Another irony of Marxism is its representation in academia – not just in terms of politics but the study of history, culture, economics, philosophy, the performing arts etc., all include a Marxian school which is considered, even within bourgeois culture, as intellectually respectable. It seems that once let out of the bottle the Marxian genie cannot easily be put back in. Some of these intellectuals, although they make use of Marxian dialectical analysis, make no claims to be Marxist socialists. Intellectual elitism might well make this impossible for some of them but it does seem to prove that it is possible to be a Marxist within some disciplines and not be a socialist. So what of the claim that you can be a socialist without being a Marxist?

Some have said that to be a socialist without reference to Marx is like claiming to be a physicist without reference to quantum mechanics or a biologist without reference to Darwin’s theory of evolution. Even outside of the ‘hard sciences’ no historian, philosopher, economist or anthropologist can escape a mention of Marx, even if it is just an attempt to refute his conclusions. How much more ridiculous is it for a ‘socialist’ to refute Marx without even attempting to understand his work. For those who claim to have understood his work and still reject the theories of surplus value and historical materialism whilst simultaneously claiming to be socialists, we can only point to 100 years of failed leftist dictatorships or reform programs to emphasise just how tragically mistaken they are.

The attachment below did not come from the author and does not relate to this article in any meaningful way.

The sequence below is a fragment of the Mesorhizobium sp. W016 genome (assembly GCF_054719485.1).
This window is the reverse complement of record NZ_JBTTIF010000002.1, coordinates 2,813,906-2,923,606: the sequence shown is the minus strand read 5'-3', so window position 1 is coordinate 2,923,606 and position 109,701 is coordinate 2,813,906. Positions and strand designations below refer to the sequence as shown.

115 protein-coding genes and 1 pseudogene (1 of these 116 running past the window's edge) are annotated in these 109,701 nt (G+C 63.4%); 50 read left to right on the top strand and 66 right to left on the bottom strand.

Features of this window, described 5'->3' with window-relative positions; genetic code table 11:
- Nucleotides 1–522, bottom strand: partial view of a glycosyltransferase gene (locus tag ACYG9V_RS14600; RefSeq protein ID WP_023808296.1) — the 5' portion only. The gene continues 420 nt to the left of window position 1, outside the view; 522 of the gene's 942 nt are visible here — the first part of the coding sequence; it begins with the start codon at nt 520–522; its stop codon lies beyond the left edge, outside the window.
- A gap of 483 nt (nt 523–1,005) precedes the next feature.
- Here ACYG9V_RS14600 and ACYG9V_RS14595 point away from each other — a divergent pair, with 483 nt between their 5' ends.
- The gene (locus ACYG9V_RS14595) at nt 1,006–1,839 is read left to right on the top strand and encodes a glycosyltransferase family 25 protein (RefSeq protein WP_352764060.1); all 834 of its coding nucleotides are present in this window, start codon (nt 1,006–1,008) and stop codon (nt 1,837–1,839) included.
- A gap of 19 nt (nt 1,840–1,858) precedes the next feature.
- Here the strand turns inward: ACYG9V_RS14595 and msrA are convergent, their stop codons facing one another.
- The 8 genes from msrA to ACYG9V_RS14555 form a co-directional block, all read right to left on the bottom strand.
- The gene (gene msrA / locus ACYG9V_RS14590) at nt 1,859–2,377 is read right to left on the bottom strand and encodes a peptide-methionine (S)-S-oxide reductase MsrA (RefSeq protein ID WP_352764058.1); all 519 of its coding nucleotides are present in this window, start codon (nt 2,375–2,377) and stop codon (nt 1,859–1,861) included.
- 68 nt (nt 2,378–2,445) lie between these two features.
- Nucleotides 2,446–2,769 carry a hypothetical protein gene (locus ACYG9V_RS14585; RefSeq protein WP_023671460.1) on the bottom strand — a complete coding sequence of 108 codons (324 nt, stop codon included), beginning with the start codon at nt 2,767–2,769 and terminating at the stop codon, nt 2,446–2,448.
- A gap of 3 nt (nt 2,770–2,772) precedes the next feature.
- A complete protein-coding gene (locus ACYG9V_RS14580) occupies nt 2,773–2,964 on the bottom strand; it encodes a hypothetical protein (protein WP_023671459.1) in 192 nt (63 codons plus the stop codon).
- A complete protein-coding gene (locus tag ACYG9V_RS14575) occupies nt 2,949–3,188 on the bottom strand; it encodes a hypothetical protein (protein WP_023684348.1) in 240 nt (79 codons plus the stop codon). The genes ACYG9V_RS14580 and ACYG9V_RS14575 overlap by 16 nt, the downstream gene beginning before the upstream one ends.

Rear View: They won, you lost (2019)

The Rear View Column from the June 2019 issue of the Socialist Standard

They won, you lost
Ahead of the election in South Africa last month, a BBC report (1 May) confirmed that this country ‘. . . has the highest level of inequality in the world.’ Just over a year ago, another outlet put this fact in starker terms adding '. . . most of the nation’s wealth remains in the hands of a small elite’ (NPR, 2 April 2018). Writing before the result of this election is known, socialists can state with a mixture of confidence and sadness that multi-millionaire Cyril Ramaphosa’s class won, we lost. ‘The opposition Democratic Alliance leader, Mmusi Maimane, says the gap between “economic insiders and outsiders” has grown. “There is no indication of it closing. We are a country split in two”” (, 1 May). But neither the ‘market-friendly’ DA, nor the state-capitalist Economic Freedom Fighters offer an escape route as they are two sides of the same coin.

No amnesty